This next verse is difficult to explain, although there have been many attempts to do so. Mare wrote “Paul simply mentions the superstitious custom without approving it and uses it to fortify his argument that there is a resurrection from the dead.” Otherwise, what do people mean by being baptized on behalf of the dead? If the dead are not raised at all, why are people baptized on their behalf?” Paul’s point is that the pagans even believe in the resurrection because they baptize for the dead. The pagans have the sense to believe in resurrection, but some of the Corinthian Christians did not!

1 Corinthians 15:12-15

In 1 Corinthians 15:12-15 Paul continues to teach about the gospel. The Corinthians didn’t dispute Christ rose from the tomb. “Now if Christ is proclaimed as raised from the dead, how can some of you say that there is no resurrection of the dead?” The Corinthian Christians denied our resurrection as believers. They believed we lived forever, but not in resurrected bodies. Remember that resurrection is not merely life after death; it is the continuation of life after death in glorified bodies, which are our present bodies in a glorified state. Eternity will not be a place where our feeble earthly bodies will spend forever, but a place where we receive new bodies.

Paul’s argument was that if any believer did not get a new body, then Christ would not have either. “But if there is no resurrection of the dead, then not even Christ has been raised.” We will experience the same resurrection as Jesus whe that day comes. Paul shows how the resurrection of Jesus not only proves His own resurrection, but it proves the principle of resurrection. If these few Corinthians were right about their definition of the resurrection, then Jesus was still dead! But we know that is not the case, as Paul has proven throughout this chapter. Jesus is alive and so we will be too!

If there is no resurrection, then Jesus is not risen, and Paul and the other apostles have preached in vain. There is no real, resurrected Jesus whom they serve. “And if Christ has not been raised, then our preaching is in vain and your faith is in vain.” But it goes much further. If Jesus (and ultimately us) are not resurrected, the apostles are liars and preaching fake news. “We are even found to be misrepresenting God, because we testified about God that he raised Christ, whom he did not raise if it is true that the dead are not raised.” They weren’t, because Jesus did in fact raise from the tomb and we will do likewise.

Guzik walks through Paul’s logic point-by-point:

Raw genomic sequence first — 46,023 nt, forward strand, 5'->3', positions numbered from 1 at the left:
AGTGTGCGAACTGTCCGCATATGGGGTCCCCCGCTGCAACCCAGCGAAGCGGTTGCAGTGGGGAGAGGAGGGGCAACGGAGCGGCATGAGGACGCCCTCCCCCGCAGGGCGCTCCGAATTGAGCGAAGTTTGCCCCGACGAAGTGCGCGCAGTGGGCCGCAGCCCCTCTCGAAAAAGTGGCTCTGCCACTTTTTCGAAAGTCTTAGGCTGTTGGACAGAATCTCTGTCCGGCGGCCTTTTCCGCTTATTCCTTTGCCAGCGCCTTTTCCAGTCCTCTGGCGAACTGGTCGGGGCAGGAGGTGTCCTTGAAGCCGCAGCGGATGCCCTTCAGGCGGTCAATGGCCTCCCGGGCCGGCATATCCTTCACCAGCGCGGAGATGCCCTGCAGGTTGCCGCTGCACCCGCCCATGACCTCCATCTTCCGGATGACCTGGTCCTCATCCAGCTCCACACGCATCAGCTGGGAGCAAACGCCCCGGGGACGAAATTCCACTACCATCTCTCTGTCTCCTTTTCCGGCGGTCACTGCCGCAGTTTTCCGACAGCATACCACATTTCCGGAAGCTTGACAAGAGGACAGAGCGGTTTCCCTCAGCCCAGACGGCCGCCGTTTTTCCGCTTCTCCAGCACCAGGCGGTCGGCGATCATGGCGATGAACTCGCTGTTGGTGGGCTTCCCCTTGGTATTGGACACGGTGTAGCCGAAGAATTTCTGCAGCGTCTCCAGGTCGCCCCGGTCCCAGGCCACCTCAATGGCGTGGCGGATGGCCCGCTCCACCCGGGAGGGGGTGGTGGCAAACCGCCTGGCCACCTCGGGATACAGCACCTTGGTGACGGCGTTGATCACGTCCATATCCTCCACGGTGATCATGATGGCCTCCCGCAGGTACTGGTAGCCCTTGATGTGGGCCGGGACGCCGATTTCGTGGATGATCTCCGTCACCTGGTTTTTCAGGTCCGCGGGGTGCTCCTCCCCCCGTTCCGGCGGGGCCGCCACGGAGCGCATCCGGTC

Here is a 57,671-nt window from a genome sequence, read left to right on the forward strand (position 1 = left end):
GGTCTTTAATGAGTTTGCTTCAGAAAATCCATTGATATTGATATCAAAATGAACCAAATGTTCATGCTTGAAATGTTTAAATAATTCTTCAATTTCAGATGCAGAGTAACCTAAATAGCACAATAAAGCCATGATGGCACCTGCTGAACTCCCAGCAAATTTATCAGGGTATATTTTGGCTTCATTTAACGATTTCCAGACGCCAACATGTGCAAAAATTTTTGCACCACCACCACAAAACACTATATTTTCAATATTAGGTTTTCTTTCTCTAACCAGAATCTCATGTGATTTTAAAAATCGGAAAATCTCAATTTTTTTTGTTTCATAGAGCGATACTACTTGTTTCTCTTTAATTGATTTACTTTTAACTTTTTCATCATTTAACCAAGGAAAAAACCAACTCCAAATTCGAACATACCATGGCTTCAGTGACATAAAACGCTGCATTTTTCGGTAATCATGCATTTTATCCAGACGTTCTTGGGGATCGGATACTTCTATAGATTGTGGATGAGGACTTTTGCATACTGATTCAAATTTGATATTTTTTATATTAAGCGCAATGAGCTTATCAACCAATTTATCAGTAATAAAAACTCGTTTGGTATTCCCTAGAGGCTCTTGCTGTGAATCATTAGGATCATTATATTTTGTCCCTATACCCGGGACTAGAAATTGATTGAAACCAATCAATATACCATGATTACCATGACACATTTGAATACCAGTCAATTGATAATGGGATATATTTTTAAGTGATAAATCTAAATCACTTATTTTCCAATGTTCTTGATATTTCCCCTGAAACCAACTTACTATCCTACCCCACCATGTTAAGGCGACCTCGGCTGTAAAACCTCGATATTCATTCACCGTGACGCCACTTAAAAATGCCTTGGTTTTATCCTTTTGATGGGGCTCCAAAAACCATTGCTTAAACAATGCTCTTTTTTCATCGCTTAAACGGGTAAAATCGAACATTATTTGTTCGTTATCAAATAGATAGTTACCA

• If there is no principle of resurrection, then Jesus did not rise from the dead
  • If Jesus did not rise from the dead, then death has power over Him and defeated Him
  • If death has power over Jesus, He is not God
  • If Jesus is not God, He cannot offer a complete sacrifice for sins
  • If Jesus cannot offer a complete sacrifice for sins, our sins are not completely paid for before God
  • If my sins are not completely paid for before God, then I am still in my sins
  • Therefore, if Jesus is not risen, He is unable to save

If there is no principle of resurrection, then the dead in Christ are gone forever.

1 Corinthians 15:6-8

In 1 Corinthians 15:6-8 Paul is telling the church what happened as part of the gospel story. Just to be sure we understand the gospel, it is not insightful teaching or good advice. At the core of the gospel are things that happened – actual, real, historical events. The gospel isn’t a matter of religious opinions, stories, or fairy tales; it is about real historical events. The most important event of all is that Jesus died on the Cross. Dead. Real dead. And his body was removed from that Cross and put into a tomb where it stayed for three days before being resurrected and returning to life.

It is important to remember that our sins were responsible for the death of Jesus. He did not die for a political cause, or as an enemy of the state, or for someone’s envy. Jesus died for our sins. Jesus did not die as a mere martyr for a cause. He took our sin and carried it into death that we might be able to be set free from the penalty of sin which is eternal separation from God. So this is a big deal and the very foundation of our salvation through Christ. Jesus took our punishment for sin on the cross, and remained a perfect Savior through the whole ordeal – proven by His resurrection. That is the foundation of the gospel. His death, burial and resurrection created a way for you and me to be set free from our sin.